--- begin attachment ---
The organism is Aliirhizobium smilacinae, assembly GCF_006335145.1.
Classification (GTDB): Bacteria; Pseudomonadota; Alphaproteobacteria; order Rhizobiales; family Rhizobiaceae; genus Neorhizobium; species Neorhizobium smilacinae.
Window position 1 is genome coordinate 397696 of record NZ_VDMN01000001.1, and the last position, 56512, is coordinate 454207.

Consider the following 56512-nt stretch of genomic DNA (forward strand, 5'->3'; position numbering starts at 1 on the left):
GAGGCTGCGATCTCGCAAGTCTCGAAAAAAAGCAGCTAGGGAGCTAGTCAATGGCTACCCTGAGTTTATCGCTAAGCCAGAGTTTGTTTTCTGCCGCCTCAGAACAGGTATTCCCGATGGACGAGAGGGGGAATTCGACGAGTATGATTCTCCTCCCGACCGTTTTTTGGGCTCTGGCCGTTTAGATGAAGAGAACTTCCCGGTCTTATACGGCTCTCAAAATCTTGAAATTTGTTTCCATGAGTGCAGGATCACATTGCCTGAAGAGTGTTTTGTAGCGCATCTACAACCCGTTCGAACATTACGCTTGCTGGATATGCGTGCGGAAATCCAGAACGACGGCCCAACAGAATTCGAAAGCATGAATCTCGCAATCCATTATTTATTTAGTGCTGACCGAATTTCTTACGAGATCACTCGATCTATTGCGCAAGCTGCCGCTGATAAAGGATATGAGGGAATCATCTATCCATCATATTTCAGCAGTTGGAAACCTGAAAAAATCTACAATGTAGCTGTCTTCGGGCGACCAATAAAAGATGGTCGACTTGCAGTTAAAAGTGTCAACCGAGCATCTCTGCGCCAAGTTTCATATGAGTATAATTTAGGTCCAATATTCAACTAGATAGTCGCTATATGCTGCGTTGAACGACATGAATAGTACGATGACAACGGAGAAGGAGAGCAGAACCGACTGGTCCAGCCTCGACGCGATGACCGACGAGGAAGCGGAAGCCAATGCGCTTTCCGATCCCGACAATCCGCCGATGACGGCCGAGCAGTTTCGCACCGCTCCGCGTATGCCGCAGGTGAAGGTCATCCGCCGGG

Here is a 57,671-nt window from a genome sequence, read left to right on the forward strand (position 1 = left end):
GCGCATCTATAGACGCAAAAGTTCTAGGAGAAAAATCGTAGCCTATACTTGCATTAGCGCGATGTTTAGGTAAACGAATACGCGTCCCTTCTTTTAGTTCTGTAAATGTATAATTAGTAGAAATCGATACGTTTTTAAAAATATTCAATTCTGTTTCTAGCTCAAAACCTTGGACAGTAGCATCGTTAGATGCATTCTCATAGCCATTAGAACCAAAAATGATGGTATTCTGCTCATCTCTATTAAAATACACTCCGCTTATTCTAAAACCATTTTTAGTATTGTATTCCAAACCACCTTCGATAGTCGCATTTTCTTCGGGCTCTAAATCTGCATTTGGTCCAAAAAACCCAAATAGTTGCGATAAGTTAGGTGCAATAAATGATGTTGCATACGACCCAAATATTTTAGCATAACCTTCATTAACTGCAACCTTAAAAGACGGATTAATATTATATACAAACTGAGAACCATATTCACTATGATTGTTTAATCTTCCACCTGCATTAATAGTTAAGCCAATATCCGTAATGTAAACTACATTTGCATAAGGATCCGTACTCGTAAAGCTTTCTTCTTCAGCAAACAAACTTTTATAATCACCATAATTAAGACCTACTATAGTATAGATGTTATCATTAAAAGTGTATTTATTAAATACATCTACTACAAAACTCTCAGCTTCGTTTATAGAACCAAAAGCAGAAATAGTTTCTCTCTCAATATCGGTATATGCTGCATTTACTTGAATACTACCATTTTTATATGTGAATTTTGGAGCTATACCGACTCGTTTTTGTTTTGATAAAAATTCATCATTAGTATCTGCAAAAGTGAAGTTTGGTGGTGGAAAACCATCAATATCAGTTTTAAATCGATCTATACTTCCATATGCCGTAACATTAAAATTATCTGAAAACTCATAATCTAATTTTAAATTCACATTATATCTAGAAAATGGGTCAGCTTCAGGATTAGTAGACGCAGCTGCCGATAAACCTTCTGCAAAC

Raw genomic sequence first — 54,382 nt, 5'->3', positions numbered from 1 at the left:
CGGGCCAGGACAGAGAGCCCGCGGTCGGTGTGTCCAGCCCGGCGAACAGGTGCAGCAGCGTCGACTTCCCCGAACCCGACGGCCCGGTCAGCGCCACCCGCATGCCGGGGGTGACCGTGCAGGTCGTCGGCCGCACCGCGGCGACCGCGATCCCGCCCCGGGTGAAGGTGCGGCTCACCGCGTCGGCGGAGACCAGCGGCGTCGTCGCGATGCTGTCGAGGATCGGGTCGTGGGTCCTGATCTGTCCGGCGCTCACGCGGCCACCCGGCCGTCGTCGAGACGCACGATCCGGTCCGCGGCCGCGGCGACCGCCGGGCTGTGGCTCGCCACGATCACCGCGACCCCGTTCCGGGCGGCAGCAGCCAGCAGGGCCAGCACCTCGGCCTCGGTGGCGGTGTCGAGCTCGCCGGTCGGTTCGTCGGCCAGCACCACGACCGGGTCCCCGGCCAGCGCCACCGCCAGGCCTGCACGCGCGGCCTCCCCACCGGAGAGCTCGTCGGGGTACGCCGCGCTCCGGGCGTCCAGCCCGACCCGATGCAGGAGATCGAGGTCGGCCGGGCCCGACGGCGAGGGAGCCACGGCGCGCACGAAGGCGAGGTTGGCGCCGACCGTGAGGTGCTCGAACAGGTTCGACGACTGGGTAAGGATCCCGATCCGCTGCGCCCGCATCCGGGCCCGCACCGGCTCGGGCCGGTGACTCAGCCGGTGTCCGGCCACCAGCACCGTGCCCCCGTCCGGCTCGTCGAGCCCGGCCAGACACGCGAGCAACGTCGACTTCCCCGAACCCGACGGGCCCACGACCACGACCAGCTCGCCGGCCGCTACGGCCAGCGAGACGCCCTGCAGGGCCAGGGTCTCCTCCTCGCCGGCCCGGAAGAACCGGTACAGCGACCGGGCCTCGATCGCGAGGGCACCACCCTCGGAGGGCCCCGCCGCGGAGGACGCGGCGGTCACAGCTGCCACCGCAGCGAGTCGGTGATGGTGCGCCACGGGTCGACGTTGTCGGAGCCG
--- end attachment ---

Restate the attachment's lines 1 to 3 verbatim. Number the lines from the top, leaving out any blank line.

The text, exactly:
The organism is Aliirhizobium smilacinae, assembly GCF_006335145.1.
Classification (GTDB): Bacteria; Pseudomonadota; Alphaproteobacteria; order Rhizobiales; family Rhizobiaceae; genus Neorhizobium; species Neorhizobium smilacinae.
Window position 1 is genome coordinate 397696 of record NZ_VDMN01000001.1, and the last position, 56512, is coordinate 454207.